After I installed my Jim Wolf Technologies POP-Charger air intake, my car would stall at highway speed whenever I pushed in the clutch and took my foot off the gas. Unacceptable, to say the least. There is a FAQ on TT.net on how to fix this problem by placing tape on the filter to create the right kind of "turbulence" so that the Mass Airflow Sensor (MAS), just downstream from the air filter, can get a better reading. I thought buying a high-flow air filter and then blocking some of it with tape sounded a bit counterproductive, although it reportedly fixed the stalling problem.
"POP-Charger" is proprietary jargon that Jim Wolf uses when selling his particular brand of cone intake filter. "POP" stands for "Performance Optimized Program," which is kinda weird. I think that acronym is a throwback to the day when JWT used to sell a "400 HP kit" for our cars, which included intake, exhaust and ECU chip, so the intake was part of the total "Program." Or the intake was "Programmed" to the ECU, I dunno. So all JWT POP-Chargers are cone filter intakes, but not all cone filter intakes are POP-Chargers.
Most folks will tell you that the JWT "POP-Charger" cone filter intake is the best of its kind for workmanship, fit, and quality of the filter material. The mounting bracket is CNC machined. This filter is reusable, after it is cleaned and oiled. Also, the JWT POP-Charger is also the only cone filter I know of that is California smog legal. I’ve been told but have not confirmed that S&B makes the filter material for Jim Wolf.
So I examined the intake system, and thought, "Where would I go if I were an air molecule getting sucked into a great car like the Nissan 300ZX Twin Turbo at speed?" I then paid a little homage to Bernoulli, and moved my air filter a few inches. This completely eliminated my stalling problem.
First of all, there are two important plastic pieces that should be present for things to work right, and for the filter to be adequately protected at the same time. These are the splash shield through which you poke a hole to attach the front of the air filter, and the undertray which also helps to direct air coming through the front fascia and into this compartment.
The plastic undertray is marked with the yellow X. The depth of the splash shield is shown by the green arrow. The bottom edge of the splash shield is outlined in red.
The undertray and splash shield are not attached. There is space between them for air to enter from through the front fascia.
With the air filter removed from the car, the bolt on its chrome cap is plainly visible. The point of this "hole" write-up is to show where to poke the hole through the splash shield for this cap bolt. I marked the hole I made with a yellow arrow in the background of the pic. Counting the ridges on the splashshield helps place the hole without much trial and error. Looks like the hole is between the third and fourth ridges, to me.
The yellow X's are on the undertray and the red outlines the bottom, lower edge of the splash shield. The yellow arrows point to the clamps that might have to be loosened in order to rotate the entire rubber intake T piece down so that the air filter can be mounted low enough on the splash shield. The idea is to get the air filter as low as possible but still behind and protected by the splash shield.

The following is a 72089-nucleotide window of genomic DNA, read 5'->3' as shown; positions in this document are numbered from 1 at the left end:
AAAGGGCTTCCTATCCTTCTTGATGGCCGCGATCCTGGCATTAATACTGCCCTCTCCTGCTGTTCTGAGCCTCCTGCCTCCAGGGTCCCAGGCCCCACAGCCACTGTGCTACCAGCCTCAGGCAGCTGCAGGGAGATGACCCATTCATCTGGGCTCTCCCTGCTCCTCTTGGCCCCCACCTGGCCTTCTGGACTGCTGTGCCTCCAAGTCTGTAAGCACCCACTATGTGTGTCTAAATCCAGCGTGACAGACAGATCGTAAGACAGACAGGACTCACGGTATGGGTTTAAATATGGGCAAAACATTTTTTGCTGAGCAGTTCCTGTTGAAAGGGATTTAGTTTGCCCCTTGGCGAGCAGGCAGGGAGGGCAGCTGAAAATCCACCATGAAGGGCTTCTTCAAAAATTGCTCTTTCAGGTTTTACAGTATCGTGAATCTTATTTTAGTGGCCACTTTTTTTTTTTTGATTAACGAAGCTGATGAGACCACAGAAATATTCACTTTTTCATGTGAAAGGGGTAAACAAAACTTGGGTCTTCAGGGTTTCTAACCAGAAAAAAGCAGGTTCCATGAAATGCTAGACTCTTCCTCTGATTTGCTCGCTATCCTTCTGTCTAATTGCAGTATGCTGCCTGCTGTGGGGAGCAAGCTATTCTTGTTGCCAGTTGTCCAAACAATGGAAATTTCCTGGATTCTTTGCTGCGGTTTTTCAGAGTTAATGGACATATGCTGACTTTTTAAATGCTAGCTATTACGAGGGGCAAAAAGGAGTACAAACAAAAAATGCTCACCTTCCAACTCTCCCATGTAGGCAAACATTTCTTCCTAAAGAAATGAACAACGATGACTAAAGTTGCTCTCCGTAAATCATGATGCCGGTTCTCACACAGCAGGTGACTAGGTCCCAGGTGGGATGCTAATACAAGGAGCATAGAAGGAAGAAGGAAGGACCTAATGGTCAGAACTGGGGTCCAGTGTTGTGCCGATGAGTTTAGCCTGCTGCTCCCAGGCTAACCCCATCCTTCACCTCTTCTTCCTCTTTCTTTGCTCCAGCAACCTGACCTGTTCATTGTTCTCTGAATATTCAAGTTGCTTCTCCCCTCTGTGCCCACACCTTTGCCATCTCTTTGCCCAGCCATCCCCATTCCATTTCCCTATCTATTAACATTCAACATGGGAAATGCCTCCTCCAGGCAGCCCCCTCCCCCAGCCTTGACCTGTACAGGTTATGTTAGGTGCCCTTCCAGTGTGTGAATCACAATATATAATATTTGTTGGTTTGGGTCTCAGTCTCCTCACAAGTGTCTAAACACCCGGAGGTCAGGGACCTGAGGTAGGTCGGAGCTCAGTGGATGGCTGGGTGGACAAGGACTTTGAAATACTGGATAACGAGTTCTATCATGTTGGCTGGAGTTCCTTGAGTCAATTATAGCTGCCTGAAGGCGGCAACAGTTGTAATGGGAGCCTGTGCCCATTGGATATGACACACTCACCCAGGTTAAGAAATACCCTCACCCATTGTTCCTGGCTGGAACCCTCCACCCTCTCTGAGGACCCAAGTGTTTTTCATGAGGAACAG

The blue dot is on the Mass Airflow Sensor (MAS). Proper placement of the air filter on the splash shield ensures the MAS can send accurate measurements of airflow to the car's central Electronic Control Unit (ECU).
If the airflow reaching the MAS is impeded by the splash shield, then the signal sent to the ECU by the MAS does not accurately reflect the car speed and engine conditions. The ECU then sends a signal to the fuel injectors that causes the car to run too rich, which in turn causes the engine to stall.
If one could look through the front fascia and the splash guard, the front metal cap of the air filter would be lined up with the lower edge of the splash shield like this:
This is the correct way, front view. This is what I meant when I described this spatial arrangement as a "circle sitting on a line." This diagram is a much better way to get the point across.
From the side, the correct way to install the splash shield would look like this. The front of the car would be to the left side of the schematic. Notice the bottom, front edge of the air filter is even with the bottom, lowest edge of the splash shield. Air flow is shown by the green arrows. Enough air can get through the filter and be metered by the MAS because the filter is not placed too far up and hidden behind the splash shield.
This is the correct way, side view.
When the filter is placed even a few inches further up the splash shield, there is too much dead space around the filter and air flow has a harder time reaching the mass airflow sensor.
This is the wrong way, front view.
This is the wrong way, side view. Not enough air can reach the Mass Airflow Sensor. There is too much turbulence and possibly even negative pressure around the air filter.
Before I moved my air filter down the splash shield a bit, my car would stall every time at highway speed, with the clutch in and my foot off the gas. After I relocated the filter in this fashion, it has not happened once. I cannot induce the stall even when I try. That is good.
I have not experimented with mounting the air filter even lower on the splash shield, which could be tried, I suppose. But it works well the way it is now, and I don't want the filter hanging too low which could unecessarily expose the intake to dirt, water and puddles.